A group of four Polish representatives led by the Polish ambassador were due to hold talks with the Czech prime minister, Milos Zeman, on Thursday. They are determined to discuss the subject of a law on minority rights in the Czech Republic, something which appears to have been given little attention by the Czech government over the years. Dita Asiedu has the details:
The last official count of minority groups was in 1995. According to those figures, there were a little over 300,000 Slovaks, 200,000 Roma, and about 60,000 Poles living in the Czech Republic. Not far behind with a figure of 48,000 were ethnic Germans, a figure which has decreased considerably since 1995. They were followed by several thousand Ukrainians, Russians, Bulgarians, and Greeks. Although many Czechs believe that one of the largest minority groups are the Vietnamese, the official 1995 figure showed just 421.
The government has held several meetings to discuss ratifying the European Charter on Minority and Regional Languages, but they've never been able to reach a definite decision on the issue. The four Polish representatives are therefore determined to pin down Prime Minister Zeman to name a concrete date for the process.
Although the Czech government approved a law on minority rights on July 14th, it refused to include a clause for the establishment of a central administrative body, such as a Nationalities' Bureau, which the government says is unnecessary. The creation of other elected minority bodies which would increase the influence of minorities in local decision-making and guarantee their right to communicate with the authorities in their native language has also been left out. In short, the law falls well short of the minority groups' expectations.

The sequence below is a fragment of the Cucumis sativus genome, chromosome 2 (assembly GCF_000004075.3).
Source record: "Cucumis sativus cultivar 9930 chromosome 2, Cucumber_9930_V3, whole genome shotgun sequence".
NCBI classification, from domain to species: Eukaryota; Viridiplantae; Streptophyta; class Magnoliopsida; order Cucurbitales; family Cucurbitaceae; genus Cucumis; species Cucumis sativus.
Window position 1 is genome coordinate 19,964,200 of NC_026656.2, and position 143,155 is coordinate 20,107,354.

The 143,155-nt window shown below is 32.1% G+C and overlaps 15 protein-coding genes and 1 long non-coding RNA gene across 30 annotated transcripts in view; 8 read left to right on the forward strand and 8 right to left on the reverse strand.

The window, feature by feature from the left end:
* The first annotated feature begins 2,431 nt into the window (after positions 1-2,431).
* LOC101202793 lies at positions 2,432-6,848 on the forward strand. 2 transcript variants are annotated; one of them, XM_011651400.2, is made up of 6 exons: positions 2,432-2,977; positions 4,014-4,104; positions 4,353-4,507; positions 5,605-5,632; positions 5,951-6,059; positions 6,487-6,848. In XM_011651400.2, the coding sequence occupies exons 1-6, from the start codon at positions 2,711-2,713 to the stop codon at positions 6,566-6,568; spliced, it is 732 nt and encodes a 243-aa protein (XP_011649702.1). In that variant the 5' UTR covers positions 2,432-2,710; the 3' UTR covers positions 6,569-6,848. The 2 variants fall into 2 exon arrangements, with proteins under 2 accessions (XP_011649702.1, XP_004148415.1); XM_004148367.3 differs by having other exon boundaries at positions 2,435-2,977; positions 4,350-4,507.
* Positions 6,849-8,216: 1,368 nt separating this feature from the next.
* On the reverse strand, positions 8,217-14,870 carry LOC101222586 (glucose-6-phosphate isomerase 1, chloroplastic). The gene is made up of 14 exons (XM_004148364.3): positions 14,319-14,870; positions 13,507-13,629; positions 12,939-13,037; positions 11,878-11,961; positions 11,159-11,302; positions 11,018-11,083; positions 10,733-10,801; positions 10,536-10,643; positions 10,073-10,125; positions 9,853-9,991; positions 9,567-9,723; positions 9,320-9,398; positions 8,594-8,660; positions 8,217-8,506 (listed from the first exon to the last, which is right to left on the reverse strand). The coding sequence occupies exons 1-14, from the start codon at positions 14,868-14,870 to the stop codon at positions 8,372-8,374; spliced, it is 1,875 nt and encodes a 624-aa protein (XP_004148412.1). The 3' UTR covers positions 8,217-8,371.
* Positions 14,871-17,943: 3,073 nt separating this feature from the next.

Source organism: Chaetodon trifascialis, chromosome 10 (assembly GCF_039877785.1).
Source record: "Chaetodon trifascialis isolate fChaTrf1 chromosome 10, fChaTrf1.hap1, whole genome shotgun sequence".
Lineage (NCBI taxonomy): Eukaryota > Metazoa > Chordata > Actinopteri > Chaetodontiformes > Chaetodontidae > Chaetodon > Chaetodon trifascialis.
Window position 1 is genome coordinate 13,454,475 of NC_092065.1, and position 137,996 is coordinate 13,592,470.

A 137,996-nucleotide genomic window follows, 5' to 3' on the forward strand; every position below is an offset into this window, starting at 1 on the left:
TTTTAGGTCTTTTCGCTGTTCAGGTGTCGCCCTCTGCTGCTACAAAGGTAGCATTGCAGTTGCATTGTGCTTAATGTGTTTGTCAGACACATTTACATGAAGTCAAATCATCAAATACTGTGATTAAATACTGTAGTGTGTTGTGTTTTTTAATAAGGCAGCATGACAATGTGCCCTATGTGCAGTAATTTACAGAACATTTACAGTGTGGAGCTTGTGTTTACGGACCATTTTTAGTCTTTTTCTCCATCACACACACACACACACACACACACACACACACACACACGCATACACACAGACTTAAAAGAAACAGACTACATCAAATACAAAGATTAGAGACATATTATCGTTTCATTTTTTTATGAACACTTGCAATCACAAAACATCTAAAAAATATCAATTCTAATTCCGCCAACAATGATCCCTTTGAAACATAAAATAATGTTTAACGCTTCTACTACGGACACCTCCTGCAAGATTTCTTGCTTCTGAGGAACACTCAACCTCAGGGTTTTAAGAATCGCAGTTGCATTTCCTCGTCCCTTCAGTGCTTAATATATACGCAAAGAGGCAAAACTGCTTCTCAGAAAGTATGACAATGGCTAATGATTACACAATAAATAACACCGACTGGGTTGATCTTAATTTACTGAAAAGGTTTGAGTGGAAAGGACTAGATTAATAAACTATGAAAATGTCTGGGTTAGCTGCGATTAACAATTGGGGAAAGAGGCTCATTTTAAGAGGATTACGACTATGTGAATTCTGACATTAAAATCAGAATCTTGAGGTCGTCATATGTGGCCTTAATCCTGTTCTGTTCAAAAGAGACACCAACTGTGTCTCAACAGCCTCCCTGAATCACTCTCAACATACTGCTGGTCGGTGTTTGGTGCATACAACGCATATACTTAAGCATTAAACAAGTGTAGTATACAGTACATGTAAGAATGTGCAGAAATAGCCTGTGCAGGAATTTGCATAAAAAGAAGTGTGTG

The reason for the government's reluctance to provide minority groups with these services and rights may lie in the fact that the three largest groups are Slovaks, Roma, and the Poles - all significantly higher in number than the remaining minority groups in the Czech Republic. Since Slovaks and Czechs lived in the same country until the end of 1992, and Poland is a friendly neighbour with lots in common, government ministers may not feel that there is a rush to provide laws to protect them. There is no language barrier between the Slovaks and Czechs, and as far as the Poles are concerned, many towns in the country have Polish schools. Rights for the Roma, however, remain a point of contention.
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